The girls are so nice, asking me if I need anything and offering me water. My crossing must have been the most dramatic, probably because it was the last, and everyone was watching my slow motion car wreck. The last to cross is one of the porters on a horse with our packs and duffel bag on it. The horse is moving erratically but the porter mounted on top of him gets them across safely. I take off my wet boots, wring out my socks and put it all back on. I will be trekking in my wet boots. But, it is hot, so it is not so awful. Also, I almost died. So, wet socks and shoes are nothing.
We trek along with the girls on a narrow and sandy path at a slow pace for a couple hours. The sun is shining on. The girls will rest in a small village now. Their teachers feel they have suffered enough. I agree. I was done a long time ago today, even before this near death experience. We are another 2-1/2 hours away from Skyu. We will keep going, mostly because we have a pony man who likely wouldn’t wait for us.
After a short break and goodbyes with the girls’ teachers and guides, we move toward Skyu. Unfortunately, we are not done with the river crossings. I just go in with my shoes now. I can’t think, so I don’t. Just keep moving. Up the rocks and down into the river. More rocks. More river. It’s so hot. I am so tired. Maybe even delirious. My body is still walking. We reach Skyu before sunset, ready to collapse.
Next: Skyu to Chilling.
It is Saturday, August 1, 2015, and I am up early. We are packed by 7:30 a.m. I am ready to move ON from here. There is a group of trekkers headed toward Shang Sumdo. They have plenty of porters and ponies and they could accommodate our pack and duffel bag. If we don’t move now, we will be staying at Nimaling for another day and night and I am very much against that. Let’s just go back the way we came from, I say to Ravi. I’d rather do that than stay here again. Ravi finds out from the group that is about to leave for Shang Sumdo that there is a local man who owns a pony. He will be coming back this way and will be heading toward Hankar. He could probably take us. I am very nervous that we’ll be stuck here again. Where is this man, while everyone is leaving. That’s it. Our last chance. Gone.
Here we are. The only ones left. Again. Waiting for this phantom pony man. I am getting steamed that we did not just turn around and take a pony that was here a minute ago. Too bad anger doesn’t heat you up too well because we packed up our tent and standing out in this open field makes your cold. We wait 10, 20, 30 minutes. There is someone coming. In the distance. He is on the other side of the river, and there is a pony next to him. The man parks his pony at the nomad farmer’s place and goes in. I tell Ravi to get over there and talk to the man. I stay by our bags. And wait. Ravi returns. The pony man returning to Hankar has agreed to take our luggage. At a price. Demanding 5,000 rupees to start off, which is 10 times the going rate for a 2 day hike. Well, what can I say, we placed ourselves in this situation. Beggars can’t be choosers. The rate gets reduced. We have a pony.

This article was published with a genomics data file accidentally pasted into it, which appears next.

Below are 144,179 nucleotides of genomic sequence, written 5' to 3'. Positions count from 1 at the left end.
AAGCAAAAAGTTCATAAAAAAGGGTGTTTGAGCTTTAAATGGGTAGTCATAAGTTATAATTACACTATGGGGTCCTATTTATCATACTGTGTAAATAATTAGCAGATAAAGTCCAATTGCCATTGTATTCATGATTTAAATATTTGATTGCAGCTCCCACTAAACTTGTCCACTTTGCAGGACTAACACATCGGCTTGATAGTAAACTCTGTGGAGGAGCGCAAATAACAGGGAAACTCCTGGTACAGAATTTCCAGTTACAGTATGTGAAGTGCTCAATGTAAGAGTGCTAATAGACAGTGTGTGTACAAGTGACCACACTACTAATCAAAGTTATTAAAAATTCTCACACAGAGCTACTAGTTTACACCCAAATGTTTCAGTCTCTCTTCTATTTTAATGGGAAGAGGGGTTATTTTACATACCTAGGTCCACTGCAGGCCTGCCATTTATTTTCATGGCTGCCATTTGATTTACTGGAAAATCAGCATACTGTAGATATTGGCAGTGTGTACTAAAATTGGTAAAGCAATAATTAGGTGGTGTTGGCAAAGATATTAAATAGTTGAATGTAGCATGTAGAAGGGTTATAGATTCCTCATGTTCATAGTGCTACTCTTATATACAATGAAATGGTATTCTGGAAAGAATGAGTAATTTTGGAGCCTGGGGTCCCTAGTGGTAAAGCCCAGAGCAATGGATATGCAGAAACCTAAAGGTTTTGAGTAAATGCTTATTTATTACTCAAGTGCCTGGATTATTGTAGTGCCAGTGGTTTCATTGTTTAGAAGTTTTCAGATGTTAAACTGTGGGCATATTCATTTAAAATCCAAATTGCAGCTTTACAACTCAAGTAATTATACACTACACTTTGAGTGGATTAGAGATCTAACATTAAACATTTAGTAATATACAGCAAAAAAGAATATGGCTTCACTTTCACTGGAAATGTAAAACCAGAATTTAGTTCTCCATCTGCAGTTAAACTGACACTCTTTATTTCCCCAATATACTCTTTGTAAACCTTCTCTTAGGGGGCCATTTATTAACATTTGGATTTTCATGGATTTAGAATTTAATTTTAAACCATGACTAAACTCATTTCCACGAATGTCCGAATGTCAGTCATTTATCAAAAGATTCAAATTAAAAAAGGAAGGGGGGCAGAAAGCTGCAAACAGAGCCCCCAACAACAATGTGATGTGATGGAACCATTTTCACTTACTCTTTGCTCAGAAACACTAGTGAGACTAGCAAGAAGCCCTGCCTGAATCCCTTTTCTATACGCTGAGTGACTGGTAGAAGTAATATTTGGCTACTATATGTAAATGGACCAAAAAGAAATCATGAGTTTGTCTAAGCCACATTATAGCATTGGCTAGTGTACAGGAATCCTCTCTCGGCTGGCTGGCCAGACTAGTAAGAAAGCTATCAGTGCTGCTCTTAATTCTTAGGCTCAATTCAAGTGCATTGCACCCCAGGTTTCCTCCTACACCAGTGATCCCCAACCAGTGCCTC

This will be a long trekking day, but we are descending in altitude. So, in theory, trekking is easier. Honestly, I’ve never considered any part of it easy. We leave Nimaling (4,800m) at 9:20 a.m. and we will arrive at Umlung (3,880m) at 4:30 p.m. We will go from freezing temperatures to hot scorching desert sun.
My nose and hands were sunburned on the first day. Today, the desert sun makes the skin on my hands bubble. The skin on my nose is fried to a crisp. In Nimaling I was wishing for the sun to come out from behind the clouds. In Hankar, I was wishing for the sun to hide.
We reach Hankar at approximately 2:30 p.m. We stop here to rest and have something light to eat. The Hankar home stay is run by the village women. We meet Zoe who is volunteering at the home stay. She is an American blonde in her 20s from Washington state. She tells us there are 15 families in this village. Their income is from tourism 3 months out of year. For the remainder of the year, they are self sufficient. Men are pony men, and the women take turns running the home stay. There are 10 children in a local school which goes up to grade 5. Afterwards the children are sent to school in Leh.
Zoe and a local woman take our orders. Three young children are curious about our presence. A 2 year old red cheeked boy with a runny nose and a couple fingers in his mouth is with 2 older girls. One of the girls wants to see my cell phone and eagerly swipes through the photos I took. There is also a European mountaineer here taking a break. He is headed in the opposite direction. In about an hour of rest, we get going again, heading toward Umlung. We will be there very soon. Altitude is much lower and I can breathe more easily but the trek is still challenging.
We reach Umlung at approximately 4:30 p.m. Our pony man reaches before us. Our things are here. He is gone. We sit and rest on plastic chairs underneath a canopy in the front yard of the home stay. I am tired, but feeling better that we are closer to our destination. One more hiking day, and we’re “home” or so I imagine.
My hands are quite burned but I will take care of that after the trek. There is no pain. There are two 1 to 2 inch spots on each hand that look raw. We have to hike up an incline to get to our room. One of the women picks up my pack which Ravi has been carrying and puts it on one shoulder as if it were filled with weightless down. Every time, I am impressed by the strength and stamina of both the men and the women here. A young woman and her mother prepare our Ladakhi dinner of lentils, steamed bread, and mint tea.